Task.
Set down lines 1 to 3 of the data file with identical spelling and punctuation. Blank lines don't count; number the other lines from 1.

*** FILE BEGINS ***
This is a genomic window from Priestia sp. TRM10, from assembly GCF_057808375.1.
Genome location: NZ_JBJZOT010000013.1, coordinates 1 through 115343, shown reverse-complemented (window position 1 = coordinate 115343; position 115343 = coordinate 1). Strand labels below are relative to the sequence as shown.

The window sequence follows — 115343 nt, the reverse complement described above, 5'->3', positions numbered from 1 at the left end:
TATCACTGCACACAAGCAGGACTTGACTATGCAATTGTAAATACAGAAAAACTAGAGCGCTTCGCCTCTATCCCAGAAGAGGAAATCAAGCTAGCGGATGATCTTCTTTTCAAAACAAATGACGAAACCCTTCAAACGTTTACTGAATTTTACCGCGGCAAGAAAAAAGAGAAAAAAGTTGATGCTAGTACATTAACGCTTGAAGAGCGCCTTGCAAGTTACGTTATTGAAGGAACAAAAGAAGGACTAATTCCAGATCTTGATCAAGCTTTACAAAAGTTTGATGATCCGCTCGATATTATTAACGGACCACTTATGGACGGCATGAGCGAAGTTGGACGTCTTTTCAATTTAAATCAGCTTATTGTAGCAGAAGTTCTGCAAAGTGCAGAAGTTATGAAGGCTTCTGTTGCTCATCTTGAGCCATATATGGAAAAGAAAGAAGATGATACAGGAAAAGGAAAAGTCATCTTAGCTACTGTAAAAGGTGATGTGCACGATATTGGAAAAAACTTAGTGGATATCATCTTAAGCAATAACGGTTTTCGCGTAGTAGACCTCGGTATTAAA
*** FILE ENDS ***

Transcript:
This is a genomic window from Priestia sp. TRM10, from assembly GCF_057808375.1.
Genome location: NZ_JBJZOT010000013.1, coordinates 1 through 115343, shown reverse-complemented (window position 1 = coordinate 115343; position 115343 = coordinate 1). Strand labels below are relative to the sequence as shown.

The window sequence follows — 115343 nt, the reverse complement described above, 5'->3', positions numbered from 1 at the left end: